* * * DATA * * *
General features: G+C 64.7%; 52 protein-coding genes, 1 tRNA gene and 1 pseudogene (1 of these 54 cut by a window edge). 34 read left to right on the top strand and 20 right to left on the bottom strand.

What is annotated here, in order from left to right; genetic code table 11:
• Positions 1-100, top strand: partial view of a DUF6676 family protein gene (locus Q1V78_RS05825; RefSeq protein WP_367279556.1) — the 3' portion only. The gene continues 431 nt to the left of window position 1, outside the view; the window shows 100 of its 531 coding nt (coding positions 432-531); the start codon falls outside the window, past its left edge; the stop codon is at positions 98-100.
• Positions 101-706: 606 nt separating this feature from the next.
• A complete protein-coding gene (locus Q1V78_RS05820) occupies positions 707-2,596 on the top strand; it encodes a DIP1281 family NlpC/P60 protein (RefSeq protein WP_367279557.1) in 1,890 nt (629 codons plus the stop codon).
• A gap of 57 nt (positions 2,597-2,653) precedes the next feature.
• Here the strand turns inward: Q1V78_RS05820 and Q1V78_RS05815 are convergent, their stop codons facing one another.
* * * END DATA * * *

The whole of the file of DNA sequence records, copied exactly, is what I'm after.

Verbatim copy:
General features: G+C 64.7%; 52 protein-coding genes, 1 tRNA gene and 1 pseudogene (1 of these 54 cut by a window edge). 34 read left to right on the top strand and 20 right to left on the bottom strand.

What is annotated here, in order from left to right; genetic code table 11:
• Positions 1-100, top strand: partial view of a DUF6676 family protein gene (locus Q1V78_RS05825; RefSeq protein WP_367279556.1) — the 3' portion only. The gene continues 431 nt to the left of window position 1, outside the view; the window shows 100 of its 531 coding nt (coding positions 432-531); the start codon falls outside the window, past its left edge; the stop codon is at positions 98-100.
• Positions 101-706: 606 nt separating this feature from the next.
• A complete protein-coding gene (locus Q1V78_RS05820) occupies positions 707-2,596 on the top strand; it encodes a DIP1281 family NlpC/P60 protein (RefSeq protein WP_367279557.1) in 1,890 nt (629 codons plus the stop codon).
• A gap of 57 nt (positions 2,597-2,653) precedes the next feature.
• Here the strand turns inward: Q1V78_RS05820 and Q1V78_RS05815 are convergent, their stop codons facing one another.